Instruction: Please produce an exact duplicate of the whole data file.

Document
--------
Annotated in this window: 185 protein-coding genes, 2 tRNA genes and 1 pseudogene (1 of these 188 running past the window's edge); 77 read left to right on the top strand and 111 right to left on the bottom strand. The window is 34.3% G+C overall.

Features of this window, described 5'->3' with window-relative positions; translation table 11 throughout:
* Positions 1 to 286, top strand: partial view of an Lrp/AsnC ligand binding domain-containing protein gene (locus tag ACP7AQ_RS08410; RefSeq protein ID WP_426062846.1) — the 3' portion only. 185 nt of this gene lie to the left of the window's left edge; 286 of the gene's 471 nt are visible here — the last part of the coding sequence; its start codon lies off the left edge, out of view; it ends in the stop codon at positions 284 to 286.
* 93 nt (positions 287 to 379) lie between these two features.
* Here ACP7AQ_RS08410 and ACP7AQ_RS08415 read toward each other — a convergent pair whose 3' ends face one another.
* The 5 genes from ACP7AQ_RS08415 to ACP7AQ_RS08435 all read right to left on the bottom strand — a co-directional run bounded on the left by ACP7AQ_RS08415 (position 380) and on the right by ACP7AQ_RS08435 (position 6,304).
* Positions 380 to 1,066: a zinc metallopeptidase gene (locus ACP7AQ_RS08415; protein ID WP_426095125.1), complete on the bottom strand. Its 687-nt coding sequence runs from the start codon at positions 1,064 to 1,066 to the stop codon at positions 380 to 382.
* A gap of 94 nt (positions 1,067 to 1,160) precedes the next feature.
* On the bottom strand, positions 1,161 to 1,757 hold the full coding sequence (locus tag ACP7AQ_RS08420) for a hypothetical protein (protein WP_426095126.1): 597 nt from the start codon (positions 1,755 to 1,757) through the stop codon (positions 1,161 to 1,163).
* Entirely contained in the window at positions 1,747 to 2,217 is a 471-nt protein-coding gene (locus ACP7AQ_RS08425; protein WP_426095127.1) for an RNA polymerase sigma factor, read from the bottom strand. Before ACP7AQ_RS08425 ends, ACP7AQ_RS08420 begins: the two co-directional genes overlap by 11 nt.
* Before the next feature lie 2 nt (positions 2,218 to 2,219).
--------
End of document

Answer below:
Annotated in this window: 185 protein-coding genes, 2 tRNA genes and 1 pseudogene (1 of these 188 running past the window's edge); 77 read left to right on the top strand and 111 right to left on the bottom strand. The window is 34.3% G+C overall.

Features of this window, described 5'->3' with window-relative positions; translation table 11 throughout:
* Positions 1 to 286, top strand: partial view of an Lrp/AsnC ligand binding domain-containing protein gene (locus tag ACP7AQ_RS08410; RefSeq protein ID WP_426062846.1) — the 3' portion only. 185 nt of this gene lie to the left of the window's left edge; 286 of the gene's 471 nt are visible here — the last part of the coding sequence; its start codon lies off the left edge, out of view; it ends in the stop codon at positions 284 to 286.
* 93 nt (positions 287 to 379) lie between these two features.
* Here ACP7AQ_RS08410 and ACP7AQ_RS08415 read toward each other — a convergent pair whose 3' ends face one another.
* The 5 genes from ACP7AQ_RS08415 to ACP7AQ_RS08435 all read right to left on the bottom strand — a co-directional run bounded on the left by ACP7AQ_RS08415 (position 380) and on the right by ACP7AQ_RS08435 (position 6,304).
* Positions 380 to 1,066: a zinc metallopeptidase gene (locus ACP7AQ_RS08415; protein ID WP_426095125.1), complete on the bottom strand. Its 687-nt coding sequence runs from the start codon at positions 1,064 to 1,066 to the stop codon at positions 380 to 382.
* A gap of 94 nt (positions 1,067 to 1,160) precedes the next feature.
* On the bottom strand, positions 1,161 to 1,757 hold the full coding sequence (locus tag ACP7AQ_RS08420) for a hypothetical protein (protein WP_426095126.1): 597 nt from the start codon (positions 1,755 to 1,757) through the stop codon (positions 1,161 to 1,163).
* Entirely contained in the window at positions 1,747 to 2,217 is a 471-nt protein-coding gene (locus ACP7AQ_RS08425; protein WP_426095127.1) for an RNA polymerase sigma factor, read from the bottom strand. Before ACP7AQ_RS08425 ends, ACP7AQ_RS08420 begins: the two co-directional genes overlap by 11 nt.
* Before the next feature lie 2 nt (positions 2,218 to 2,219).